Such statements are difficult to implement because they do not prescribe an action with sufficient precision. The preceding examples could easily be improved if the recommendations were explicitly stated rather than implied (e.g., "Clinicians should offer adjuvant hormone therapy to patients with locally advanced breast cancer…," or "Clinicians should prescribe a low-glycemic index diet for overweight and obese people…"). The Board recognizes that practice guidelines use factual statements to summarize research findings and support the rationale for CPG recommendations. However, when presenting recommendations, it encourages developers to distinguish between supporting statements and recommendations and to refrain from using them as recommendation statements in and of themselves or imply that factual statements are actual recommendations.

Potential Conflicts of Interest

All Core Editorial Board members complete Conflict of Interest disclosure forms annually for the Agency of Healthcare Research and Quality (AHRQ) and have declared no potential conflicts of interest with respect to this viewpoint. Dr. Monteforte has participated in AHRQ-funded projects utilizing the Guideline Elements Model.


  1. Conflict of Interest in Medical Research, Education, and Practice. Ed. Bernard Lo and Marilyn J. Field. IOM 2009.
  2. Grol R, Dalhuijsen J, Thomas S, Veld C, Rutten G, Mokkink H. Attributes of clinical guidelines that influence use of guidelines in general practice: observational study. BMJ 1998;317:858-61.
  3. Hussain T, Michel G, Shiffman RN. The Yale Guideline Recommendation Corpus: A representative sample of the knowledge content of guidelines, Int J Med Inform 2009 May;78(5):354-363.
  4. Rosenfeld RM and Shiffman RN. Clinical practice guideline development manual: a quality-driven approach for translating evidence into action. Otolaryngol Head Neck Surg 2009 Jun;140(6 Suppl):S1-S43.
  5. Chou R, Qaseem A, Snow V, Casey D, Cross JT Jr, Shekelle P, Owens DK, Clinical Efficacy Assessment Subcommittee of the American College of Physicians, American College of Physicians, American Pain Society Low Back Pain Guidelines Panel. Diagnosis and treatment of low back pain: a joint clinical practice guideline from the American College of Physicians and the American Pain Society. Ann Intern Med 2007 Oct 2;147(7):478-91.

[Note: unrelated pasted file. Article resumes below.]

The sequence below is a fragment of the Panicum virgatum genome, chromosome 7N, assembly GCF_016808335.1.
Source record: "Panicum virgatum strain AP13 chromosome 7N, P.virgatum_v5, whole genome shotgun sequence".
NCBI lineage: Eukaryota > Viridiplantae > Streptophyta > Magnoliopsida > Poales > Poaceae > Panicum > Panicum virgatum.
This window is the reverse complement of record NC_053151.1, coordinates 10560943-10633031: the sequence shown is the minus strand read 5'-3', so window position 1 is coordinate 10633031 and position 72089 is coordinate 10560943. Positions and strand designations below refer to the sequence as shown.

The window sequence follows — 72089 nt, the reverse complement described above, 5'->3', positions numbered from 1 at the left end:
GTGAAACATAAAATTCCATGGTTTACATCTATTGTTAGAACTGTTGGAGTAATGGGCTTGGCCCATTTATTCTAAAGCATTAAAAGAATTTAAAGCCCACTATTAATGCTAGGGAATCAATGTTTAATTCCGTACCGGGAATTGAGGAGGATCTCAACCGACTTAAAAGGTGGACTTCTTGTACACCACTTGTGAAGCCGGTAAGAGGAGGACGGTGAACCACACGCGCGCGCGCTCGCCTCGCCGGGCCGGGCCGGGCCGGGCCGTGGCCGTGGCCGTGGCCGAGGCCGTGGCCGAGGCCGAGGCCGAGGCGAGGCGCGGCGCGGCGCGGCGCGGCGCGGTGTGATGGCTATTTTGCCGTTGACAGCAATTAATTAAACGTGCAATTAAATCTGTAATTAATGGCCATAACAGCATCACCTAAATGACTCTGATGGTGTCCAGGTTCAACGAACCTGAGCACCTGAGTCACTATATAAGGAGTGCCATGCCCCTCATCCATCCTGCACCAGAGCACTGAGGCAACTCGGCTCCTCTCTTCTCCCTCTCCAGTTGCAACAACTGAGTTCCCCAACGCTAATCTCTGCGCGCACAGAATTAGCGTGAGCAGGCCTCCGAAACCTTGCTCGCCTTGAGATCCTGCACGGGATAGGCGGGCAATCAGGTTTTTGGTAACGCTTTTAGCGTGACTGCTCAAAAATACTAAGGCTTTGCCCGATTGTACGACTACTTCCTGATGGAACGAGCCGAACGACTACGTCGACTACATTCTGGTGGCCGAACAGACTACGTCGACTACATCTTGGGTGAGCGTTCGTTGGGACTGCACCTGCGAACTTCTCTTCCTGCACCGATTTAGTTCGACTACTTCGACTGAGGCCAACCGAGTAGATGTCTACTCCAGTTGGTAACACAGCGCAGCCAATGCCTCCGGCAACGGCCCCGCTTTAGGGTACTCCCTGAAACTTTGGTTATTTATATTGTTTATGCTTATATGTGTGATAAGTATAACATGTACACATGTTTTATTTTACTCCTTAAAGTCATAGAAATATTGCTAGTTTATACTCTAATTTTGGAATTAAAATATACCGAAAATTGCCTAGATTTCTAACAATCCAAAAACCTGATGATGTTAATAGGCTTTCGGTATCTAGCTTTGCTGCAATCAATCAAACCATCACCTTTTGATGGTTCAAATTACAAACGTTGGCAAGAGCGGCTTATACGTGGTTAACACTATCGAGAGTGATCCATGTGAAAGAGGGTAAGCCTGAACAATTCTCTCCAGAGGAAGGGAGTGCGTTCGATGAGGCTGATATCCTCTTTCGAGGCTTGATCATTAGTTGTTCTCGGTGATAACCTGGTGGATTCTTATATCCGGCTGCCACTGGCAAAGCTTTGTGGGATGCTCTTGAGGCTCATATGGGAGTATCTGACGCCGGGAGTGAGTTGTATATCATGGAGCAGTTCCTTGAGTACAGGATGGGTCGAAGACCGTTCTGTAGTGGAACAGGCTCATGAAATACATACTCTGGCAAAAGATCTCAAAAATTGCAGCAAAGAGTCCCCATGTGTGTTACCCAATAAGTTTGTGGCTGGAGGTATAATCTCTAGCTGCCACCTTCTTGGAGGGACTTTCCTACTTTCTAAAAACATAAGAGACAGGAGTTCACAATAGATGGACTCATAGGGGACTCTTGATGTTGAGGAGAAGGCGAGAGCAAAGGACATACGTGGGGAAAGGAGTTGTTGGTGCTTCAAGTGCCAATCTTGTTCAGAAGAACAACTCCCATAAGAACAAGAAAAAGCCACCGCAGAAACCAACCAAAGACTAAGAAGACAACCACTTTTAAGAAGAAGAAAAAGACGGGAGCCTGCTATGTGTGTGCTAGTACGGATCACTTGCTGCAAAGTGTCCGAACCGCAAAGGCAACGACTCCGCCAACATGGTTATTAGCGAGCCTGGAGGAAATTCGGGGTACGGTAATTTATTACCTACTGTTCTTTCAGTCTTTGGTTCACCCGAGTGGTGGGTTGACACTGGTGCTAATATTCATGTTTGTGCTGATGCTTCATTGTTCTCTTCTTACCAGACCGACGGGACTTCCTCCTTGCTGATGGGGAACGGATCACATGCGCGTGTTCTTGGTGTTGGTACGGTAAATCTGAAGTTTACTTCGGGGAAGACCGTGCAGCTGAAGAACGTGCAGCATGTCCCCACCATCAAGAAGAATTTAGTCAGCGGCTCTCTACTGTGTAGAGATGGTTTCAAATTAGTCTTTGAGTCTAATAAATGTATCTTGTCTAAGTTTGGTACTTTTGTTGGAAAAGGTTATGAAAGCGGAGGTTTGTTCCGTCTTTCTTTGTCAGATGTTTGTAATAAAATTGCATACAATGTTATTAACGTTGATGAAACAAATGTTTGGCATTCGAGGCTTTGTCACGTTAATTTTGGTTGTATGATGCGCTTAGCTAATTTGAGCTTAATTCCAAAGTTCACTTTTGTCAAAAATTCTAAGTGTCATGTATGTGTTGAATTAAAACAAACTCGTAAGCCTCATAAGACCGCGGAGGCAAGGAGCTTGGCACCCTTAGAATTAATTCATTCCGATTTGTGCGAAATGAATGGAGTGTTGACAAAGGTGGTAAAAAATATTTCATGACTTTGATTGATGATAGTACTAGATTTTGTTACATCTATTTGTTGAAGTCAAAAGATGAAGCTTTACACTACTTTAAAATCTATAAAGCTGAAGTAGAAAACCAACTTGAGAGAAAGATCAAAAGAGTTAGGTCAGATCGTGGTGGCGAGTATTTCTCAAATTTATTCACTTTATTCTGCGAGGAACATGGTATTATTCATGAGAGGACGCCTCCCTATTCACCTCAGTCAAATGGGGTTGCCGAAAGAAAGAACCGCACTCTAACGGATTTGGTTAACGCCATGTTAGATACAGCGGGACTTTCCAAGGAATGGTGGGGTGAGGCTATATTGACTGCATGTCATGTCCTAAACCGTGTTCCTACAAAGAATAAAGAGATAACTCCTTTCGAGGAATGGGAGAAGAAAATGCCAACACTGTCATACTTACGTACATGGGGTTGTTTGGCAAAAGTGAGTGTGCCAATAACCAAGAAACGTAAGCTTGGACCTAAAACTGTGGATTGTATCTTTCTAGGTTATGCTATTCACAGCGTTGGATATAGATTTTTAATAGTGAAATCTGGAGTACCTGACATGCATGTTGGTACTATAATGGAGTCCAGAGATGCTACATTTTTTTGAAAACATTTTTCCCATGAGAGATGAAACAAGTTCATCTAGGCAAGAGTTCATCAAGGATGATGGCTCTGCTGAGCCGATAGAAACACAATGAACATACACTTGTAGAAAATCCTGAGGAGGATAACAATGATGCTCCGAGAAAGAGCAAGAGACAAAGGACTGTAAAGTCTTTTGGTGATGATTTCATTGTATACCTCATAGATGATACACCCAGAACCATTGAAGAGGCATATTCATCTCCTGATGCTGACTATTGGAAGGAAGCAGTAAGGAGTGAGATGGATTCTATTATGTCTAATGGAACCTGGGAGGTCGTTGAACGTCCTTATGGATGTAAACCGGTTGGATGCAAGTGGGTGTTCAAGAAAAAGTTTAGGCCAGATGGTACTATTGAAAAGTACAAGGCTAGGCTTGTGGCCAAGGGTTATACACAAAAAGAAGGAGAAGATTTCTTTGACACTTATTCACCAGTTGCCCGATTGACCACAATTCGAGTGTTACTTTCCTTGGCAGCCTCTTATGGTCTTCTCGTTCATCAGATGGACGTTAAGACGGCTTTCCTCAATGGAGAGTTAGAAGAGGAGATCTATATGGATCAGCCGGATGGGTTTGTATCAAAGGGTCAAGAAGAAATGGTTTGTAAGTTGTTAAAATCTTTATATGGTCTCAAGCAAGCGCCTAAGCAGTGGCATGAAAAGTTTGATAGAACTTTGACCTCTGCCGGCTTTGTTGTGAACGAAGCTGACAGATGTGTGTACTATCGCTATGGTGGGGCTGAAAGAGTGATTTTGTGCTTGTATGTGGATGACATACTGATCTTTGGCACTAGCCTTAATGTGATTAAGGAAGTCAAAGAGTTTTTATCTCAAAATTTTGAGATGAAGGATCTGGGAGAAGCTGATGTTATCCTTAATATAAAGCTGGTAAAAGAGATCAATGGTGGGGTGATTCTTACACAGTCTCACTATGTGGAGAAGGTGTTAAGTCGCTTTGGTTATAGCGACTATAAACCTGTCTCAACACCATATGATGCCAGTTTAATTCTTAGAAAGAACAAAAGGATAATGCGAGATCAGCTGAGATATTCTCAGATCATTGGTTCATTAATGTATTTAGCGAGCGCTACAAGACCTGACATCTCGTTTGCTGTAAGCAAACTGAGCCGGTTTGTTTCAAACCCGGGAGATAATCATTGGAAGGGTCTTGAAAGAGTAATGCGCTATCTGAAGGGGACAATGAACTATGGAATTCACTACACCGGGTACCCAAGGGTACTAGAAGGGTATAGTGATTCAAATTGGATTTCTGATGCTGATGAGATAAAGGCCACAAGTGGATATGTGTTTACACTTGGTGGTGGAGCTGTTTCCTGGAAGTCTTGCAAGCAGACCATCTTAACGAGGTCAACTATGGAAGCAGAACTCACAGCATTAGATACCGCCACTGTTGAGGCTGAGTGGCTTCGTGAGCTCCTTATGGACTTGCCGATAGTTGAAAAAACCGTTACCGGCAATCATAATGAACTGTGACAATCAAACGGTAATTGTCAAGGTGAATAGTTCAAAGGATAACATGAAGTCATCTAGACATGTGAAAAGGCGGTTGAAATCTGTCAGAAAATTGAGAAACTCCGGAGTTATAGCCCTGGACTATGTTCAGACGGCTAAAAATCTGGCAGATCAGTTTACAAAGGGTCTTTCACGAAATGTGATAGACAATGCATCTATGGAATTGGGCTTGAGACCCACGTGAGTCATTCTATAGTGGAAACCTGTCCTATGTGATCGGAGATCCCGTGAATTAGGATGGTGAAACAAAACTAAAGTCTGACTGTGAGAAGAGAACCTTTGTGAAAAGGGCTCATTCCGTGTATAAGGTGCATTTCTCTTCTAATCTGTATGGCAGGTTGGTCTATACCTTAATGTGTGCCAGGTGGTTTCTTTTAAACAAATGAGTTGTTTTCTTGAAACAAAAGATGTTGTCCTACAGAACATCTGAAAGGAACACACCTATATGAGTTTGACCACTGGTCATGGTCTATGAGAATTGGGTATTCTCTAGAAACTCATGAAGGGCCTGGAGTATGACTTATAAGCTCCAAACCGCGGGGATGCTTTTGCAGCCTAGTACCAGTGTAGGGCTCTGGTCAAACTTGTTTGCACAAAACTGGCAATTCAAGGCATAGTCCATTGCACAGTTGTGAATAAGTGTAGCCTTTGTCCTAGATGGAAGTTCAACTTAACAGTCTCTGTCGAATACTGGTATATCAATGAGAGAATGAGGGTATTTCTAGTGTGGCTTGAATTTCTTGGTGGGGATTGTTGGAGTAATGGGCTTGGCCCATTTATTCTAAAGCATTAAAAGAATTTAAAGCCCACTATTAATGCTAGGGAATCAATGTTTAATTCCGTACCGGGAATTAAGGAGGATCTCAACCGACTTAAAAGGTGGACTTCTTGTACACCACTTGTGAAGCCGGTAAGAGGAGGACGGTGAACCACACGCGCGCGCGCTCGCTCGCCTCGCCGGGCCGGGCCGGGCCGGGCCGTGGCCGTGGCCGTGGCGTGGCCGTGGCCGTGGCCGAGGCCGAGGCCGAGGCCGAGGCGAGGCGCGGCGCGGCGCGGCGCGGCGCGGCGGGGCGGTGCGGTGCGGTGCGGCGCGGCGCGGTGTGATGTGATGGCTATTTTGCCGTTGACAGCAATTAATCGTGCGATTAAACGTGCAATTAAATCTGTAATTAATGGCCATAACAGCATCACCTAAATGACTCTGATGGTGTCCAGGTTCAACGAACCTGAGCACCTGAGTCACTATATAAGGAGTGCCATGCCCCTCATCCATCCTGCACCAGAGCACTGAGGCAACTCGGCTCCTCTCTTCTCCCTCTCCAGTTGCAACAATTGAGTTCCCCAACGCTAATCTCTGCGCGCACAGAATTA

6. American College of Obstetricians and Gynecologists (ACOG). Antibiotic prophylaxis for gynecologic procedures. Washington (DC): American College of Obstetricians and Gynecologists (ACOG); 2009 May. 10 p. (ACOG practice bulletin; no. 104).
  7. Gould CV, Umscheid CA, Agarwal RK, Kuntz G, Pegues DA, Healthcare Infection Control Practices Advisory Committee (HICPAC). Guideline for prevention of catheter-associated urinary tract infections 2009. Atlanta (GA): Centers for Disease Control and Prevention (CDC); 2009. 67 p.
  8. Kaiser Permanente Care Management Institute. Hypertension guidelines. Oakland (CA): Kaiser Permanente Care Management Institute; 2005 Jun. 83 p.
  9. American Academy of Ophthalmology Cornea/External Disease Panel, Preferred Practice Patterns Committee. Conjunctivitis. San Francisco (CA): American Academy of Ophthalmology (AAO); 2008. 30 p.
  10. U.S. Preventive Services Task Force. Screening for impaired visual acuity in older adults: U.S. Preventive Services Task Force recommendation statement. Ann Intern Med 2009 Jul 7;151(1):37-43, W10.
  11. Schwartz S, et al. Clinical practice guideline: hoarseness (dysphonia). Otolaryngol Head Neck Surg 2009 Sep;141(3S2):S1-S31.
  12. World Gastroenterology Organisation (WGO). World Gastroenterology Organisation Global Guideline: Obesity. Munich (Germany): World Gastroenterology Organisation (WGO); 2009.


Submitted 12/21/2010

I think that NQMC/NGC Board should more clearly differentiate recommendations for primary guideline developers (e.g., specialty society members) from content developers for CDS, who derive content from published peer-generated guidelines. Non-specialists abstracting from often vague societal guidelines run the risk of misleading users by attempting to convert vague guidelines into more directive statements, as in example 4. You are dealing with a double-edged sword that could encourage magnification of significance of notions proffered in published guidelines beyond the intention of the original authors.

Caliann Lum, MD, PhD

Disclosure/Conflict of Interest: None